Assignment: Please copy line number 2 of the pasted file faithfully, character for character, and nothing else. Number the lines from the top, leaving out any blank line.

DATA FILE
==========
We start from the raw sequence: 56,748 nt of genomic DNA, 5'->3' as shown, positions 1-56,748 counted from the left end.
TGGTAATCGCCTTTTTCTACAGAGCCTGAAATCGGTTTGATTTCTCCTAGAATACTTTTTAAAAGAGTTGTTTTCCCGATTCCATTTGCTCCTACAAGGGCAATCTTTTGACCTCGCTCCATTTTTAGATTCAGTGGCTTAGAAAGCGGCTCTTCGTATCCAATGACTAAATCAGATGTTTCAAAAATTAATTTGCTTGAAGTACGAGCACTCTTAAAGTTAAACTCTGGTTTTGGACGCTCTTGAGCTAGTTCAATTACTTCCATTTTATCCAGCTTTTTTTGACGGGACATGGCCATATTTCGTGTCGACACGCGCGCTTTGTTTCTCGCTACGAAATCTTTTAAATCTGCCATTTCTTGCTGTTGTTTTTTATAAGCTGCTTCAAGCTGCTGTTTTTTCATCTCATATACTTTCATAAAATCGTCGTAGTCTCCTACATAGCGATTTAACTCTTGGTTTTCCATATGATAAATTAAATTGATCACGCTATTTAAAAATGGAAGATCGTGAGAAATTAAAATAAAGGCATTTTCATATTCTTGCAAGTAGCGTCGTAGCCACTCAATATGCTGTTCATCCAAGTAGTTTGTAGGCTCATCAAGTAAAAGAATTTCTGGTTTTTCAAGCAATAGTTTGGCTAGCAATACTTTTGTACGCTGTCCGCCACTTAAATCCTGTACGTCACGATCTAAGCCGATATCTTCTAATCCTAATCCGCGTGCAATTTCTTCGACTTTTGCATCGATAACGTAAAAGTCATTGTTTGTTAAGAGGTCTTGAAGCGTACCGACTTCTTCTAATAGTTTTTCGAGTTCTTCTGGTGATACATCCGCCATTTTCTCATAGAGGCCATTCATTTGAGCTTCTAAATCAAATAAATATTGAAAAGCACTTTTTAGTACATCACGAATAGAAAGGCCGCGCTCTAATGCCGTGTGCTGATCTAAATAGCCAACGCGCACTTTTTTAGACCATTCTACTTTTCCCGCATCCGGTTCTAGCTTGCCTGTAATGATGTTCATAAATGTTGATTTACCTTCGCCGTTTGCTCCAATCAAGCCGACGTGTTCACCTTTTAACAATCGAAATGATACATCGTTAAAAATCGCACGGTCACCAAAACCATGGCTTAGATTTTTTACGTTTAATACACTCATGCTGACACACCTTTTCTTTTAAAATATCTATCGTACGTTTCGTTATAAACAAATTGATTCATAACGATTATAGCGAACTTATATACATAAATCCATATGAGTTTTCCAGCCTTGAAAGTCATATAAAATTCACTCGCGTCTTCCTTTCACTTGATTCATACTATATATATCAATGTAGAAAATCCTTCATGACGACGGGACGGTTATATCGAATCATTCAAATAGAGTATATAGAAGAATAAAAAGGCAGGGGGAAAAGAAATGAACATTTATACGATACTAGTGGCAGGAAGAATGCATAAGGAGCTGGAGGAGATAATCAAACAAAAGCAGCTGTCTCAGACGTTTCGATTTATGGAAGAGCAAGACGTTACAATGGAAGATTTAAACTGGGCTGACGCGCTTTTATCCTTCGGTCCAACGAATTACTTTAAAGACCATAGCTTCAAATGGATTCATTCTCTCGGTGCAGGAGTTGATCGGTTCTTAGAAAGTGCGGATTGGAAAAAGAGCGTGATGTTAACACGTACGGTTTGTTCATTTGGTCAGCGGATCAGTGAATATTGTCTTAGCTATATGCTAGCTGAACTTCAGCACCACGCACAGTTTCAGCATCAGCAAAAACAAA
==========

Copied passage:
TGGTAATCGCCTTTTTCTACAGAGCCTGAAATCGGTTTGATTTCTCCTAGAATACTTTTTAAAAGAGTTGTTTTCCCGATTCCATTTGCTCCTACAAGGGCAATCTTTTGACCTCGCTCCATTTTTAGATTCAGTGGCTTAGAAAGCGGCTCTTCGTATCCAATGACTAAATCAGATGTTTCAAAAATTAATTTGCTTGAAGTACGAGCACTCTTAAAGTTAAACTCTGGTTTTGGACGCTCTTGAGCTAGTTCAATTACTTCCATTTTATCCAGCTTTTTTTGACGGGACATGGCCATATTTCGTGTCGACACGCGCGCTTTGTTTCTCGCTACGAAATCTTTTAAATCTGCCATTTCTTGCTGTTGTTTTTTATAAGCTGCTTCAAGCTGCTGTTTTTTCATCTCATATACTTTCATAAAATCGTCGTAGTCTCCTACATAGCGATTTAACTCTTGGTTTTCCATATGATAAATTAAATTGATCACGCTATTTAAAAATGGAAGATCGTGAGAAATTAAAATAAAGGCATTTTCATATTCTTGCAAGTAGCGTCGTAGCCACTCAATATGCTGTTCATCCAAGTAGTTTGTAGGCTCATCAAGTAAAAGAATTTCTGGTTTTTCAAGCAATAGTTTGGCTAGCAATACTTTTGTACGCTGTCCGCCACTTAAATCCTGTACGTCACGATCTAAGCCGATATCTTCTAATCCTAATCCGCGTGCAATTTCTTCGACTTTTGCATCGATAACGTAAAAGTCATTGTTTGTTAAGAGGTCTTGAAGCGTACCGACTTCTTCTAATAGTTTTTCGAGTTCTTCTGGTGATACATCCGCCATTTTCTCATAGAGGCCATTCATTTGAGCTTCTAAATCAAATAAATATTGAAAAGCACTTTTTAGTACATCACGAATAGAAAGGCCGCGCTCTAATGCCGTGTGCTGATCTAAATAGCCAACGCGCACTTTTTTAGACCATTCTACTTTTCCCGCATCCGGTTCTAGCTTGCCTGTAATGATGTTCATAAATGTTGATTTACCTTCGCCGTTTGCTCCAATCAAGCCGACGTGTTCACCTTTTAACAATCGAAATGATACATCGTTAAAAATCGCACGGTCACCAAAACCATGGCTTAGATTTTTTACGTTTAATACACTCATGCTGACACACCTTTTCTTTTAAAATATCTATCGTACGTTTCGTTATAAACAAATTGATTCATAACGATTATAGCGAACTTATATACATAAATCCATATGAGTTTTCCAGCCTTGAAAGTCATATAAAATTCACTCGCGTCTTCCTTTCACTTGATTCATACTATATATATCAATGTAGAAAATCCTTCATGACGACGGGACGGTTATATCGAATCATTCAAATAGAGTATATAGAAGAATAAAAAGGCAGGGGGAAAAGAAATGAACATTTATACGATACTAGTGGCAGGAAGAATGCATAAGGAGCTGGAGGAGATAATCAAACAAAAGCAGCTGTCTCAGACGTTTCGATTTATGGAAGAGCAAGACGTTACAATGGAAGATTTAAACTGGGCTGACGCGCTTTTATCCTTCGGTCCAACGAATTACTTTAAAGACCATAGCTTCAAATGGATTCATTCTCTCGGTGCAGGAGTTGATCGGTTCTTAGAAAGTGCGGATTGGAAAAAGAGCGTGATGTTAACACGTACGGTTTGTTCATTTGGTCAGCGGATCAGTGAATATTGTCTTAGCTATATGCTAGCTGAACTTCAGCACCACGCACAGTTTCAGCATCAGCAAAAACAAA